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CRISPR pigs, pigoons and the future of organ transplantation. An ethical investigation of the creation of CRISPR-engineered humanised organs in pigs

Research output: Contribution to journalArticle

Original languageEnglish
Pages (from-to)35-52
Number of pages18
JournalEtica e Politica
Volume20
Issue number3
DOIs
Publication statusPublished - 1 Jan 2018

King's Authors

Abstract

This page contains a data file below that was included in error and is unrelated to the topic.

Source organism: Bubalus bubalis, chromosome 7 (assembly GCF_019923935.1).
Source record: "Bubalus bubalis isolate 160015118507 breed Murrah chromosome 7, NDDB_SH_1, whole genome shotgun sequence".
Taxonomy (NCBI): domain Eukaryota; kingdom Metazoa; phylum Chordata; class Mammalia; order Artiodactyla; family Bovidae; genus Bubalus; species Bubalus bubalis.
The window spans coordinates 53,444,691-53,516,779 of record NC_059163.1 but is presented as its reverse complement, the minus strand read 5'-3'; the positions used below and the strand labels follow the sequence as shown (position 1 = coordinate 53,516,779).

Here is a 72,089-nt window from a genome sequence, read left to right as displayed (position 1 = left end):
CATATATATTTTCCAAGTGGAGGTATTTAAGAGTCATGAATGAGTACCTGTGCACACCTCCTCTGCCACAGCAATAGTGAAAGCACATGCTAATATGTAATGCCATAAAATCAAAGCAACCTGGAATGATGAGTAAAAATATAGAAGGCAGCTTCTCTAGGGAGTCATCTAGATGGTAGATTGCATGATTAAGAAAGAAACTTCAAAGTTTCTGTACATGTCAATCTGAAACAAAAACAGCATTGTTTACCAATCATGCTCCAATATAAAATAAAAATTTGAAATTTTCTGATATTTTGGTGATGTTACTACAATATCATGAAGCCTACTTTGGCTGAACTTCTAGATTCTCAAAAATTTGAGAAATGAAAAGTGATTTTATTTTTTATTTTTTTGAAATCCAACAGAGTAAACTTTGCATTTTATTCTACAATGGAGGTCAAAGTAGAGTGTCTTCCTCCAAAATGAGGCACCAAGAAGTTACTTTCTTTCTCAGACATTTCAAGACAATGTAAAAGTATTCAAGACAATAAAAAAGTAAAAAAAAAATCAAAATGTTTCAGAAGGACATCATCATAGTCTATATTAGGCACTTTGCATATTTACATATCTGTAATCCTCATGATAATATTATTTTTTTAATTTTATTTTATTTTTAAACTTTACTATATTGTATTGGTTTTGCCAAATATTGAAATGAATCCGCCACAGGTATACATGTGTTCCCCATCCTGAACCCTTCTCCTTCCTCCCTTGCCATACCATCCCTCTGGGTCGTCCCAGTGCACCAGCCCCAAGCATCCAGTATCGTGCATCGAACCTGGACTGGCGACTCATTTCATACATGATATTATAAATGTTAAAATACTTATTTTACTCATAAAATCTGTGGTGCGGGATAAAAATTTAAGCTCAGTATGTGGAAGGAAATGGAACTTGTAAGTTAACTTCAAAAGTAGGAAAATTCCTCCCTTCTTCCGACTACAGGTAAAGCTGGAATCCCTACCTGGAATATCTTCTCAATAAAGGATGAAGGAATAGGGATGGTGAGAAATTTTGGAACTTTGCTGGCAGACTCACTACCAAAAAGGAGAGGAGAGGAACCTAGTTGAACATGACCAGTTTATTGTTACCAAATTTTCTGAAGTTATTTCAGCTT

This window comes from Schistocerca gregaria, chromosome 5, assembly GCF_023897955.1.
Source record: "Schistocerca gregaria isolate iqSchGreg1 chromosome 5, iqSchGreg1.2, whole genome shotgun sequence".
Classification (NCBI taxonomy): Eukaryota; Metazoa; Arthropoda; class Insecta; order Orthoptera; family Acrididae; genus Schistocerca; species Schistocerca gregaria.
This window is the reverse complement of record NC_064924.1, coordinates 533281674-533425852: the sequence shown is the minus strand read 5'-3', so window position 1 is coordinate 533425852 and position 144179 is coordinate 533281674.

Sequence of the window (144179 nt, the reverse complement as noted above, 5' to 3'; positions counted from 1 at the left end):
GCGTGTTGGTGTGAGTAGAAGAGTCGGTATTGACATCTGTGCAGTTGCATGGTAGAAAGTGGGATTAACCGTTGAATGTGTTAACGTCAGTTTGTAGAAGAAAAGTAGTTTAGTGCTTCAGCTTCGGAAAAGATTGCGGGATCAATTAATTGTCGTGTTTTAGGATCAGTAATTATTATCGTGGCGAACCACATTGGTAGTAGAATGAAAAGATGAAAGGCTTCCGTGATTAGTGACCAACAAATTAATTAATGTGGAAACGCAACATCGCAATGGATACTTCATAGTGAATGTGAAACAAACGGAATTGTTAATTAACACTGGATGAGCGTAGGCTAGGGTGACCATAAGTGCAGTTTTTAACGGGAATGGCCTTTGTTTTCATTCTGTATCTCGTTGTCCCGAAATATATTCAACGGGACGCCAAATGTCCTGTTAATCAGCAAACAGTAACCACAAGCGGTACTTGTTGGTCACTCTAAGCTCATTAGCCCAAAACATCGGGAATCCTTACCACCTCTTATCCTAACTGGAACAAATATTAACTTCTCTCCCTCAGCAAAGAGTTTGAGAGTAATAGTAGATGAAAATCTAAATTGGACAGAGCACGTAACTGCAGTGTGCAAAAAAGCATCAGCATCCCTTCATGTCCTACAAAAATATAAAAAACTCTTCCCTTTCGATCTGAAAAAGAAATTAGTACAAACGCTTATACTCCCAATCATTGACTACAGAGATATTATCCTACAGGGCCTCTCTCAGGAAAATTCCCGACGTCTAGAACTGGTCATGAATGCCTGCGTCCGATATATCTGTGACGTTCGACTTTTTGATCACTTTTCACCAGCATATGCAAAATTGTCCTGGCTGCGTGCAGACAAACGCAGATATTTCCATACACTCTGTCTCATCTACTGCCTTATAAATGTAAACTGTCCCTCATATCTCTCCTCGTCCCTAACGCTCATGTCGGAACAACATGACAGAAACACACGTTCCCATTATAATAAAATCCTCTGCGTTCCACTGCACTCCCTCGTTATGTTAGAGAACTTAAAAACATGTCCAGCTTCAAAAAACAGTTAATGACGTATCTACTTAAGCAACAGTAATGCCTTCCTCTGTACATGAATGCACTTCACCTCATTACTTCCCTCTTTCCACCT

Bioethics operates on two dimensions: one is the future, i.e. the temporal subject of bioethicists’ speculations, and one is the present, the point of influence of bioethics. In order for bioethics to operate on two dimensions, bioethicists have to resort to biofutures, or imaginaries of possible futures populated by extrapolations of uses of emerging biotechnologies. This paper discusses the possible biofuture in which we are able to grow humanised organs in pigs for the purposes of human transplantation, which has brought xenotransplantation closer to the present thanks to experiments conducted by George Church at MIT, which use CRISPR genome editing technologies to edit out a number of retroviruses that are endogenous in pigs and can pose a risk of human infection in xenotransplantation. This paper juxtaposes the biofuture imagined by Church, where organ transplants become routine and are customized on the basis of the recipient, with the biofuture imagined by Canadian author Margaret Atwood in her 2003 novel Oryx and Crake, who in a sense predicted the advent of CRISPR pigs with her ‘pigoons’, engineered pigs with multiple organs also for the purpose of human transplantation. Although feeding on the same material or elementary building blocks, Church and Atwood end up with opposing outlooks on the moral implications of using animals as biofactories. While bioethicists often rely on biofutures imagined by scientists, with the possible risk of buying into epistemic scientism and reinforcing socio-technical expectations, in this paper I argue that science fiction, or speculation fiction, has an important role to play in providing narrative fodder for alternative imagined biofutures.

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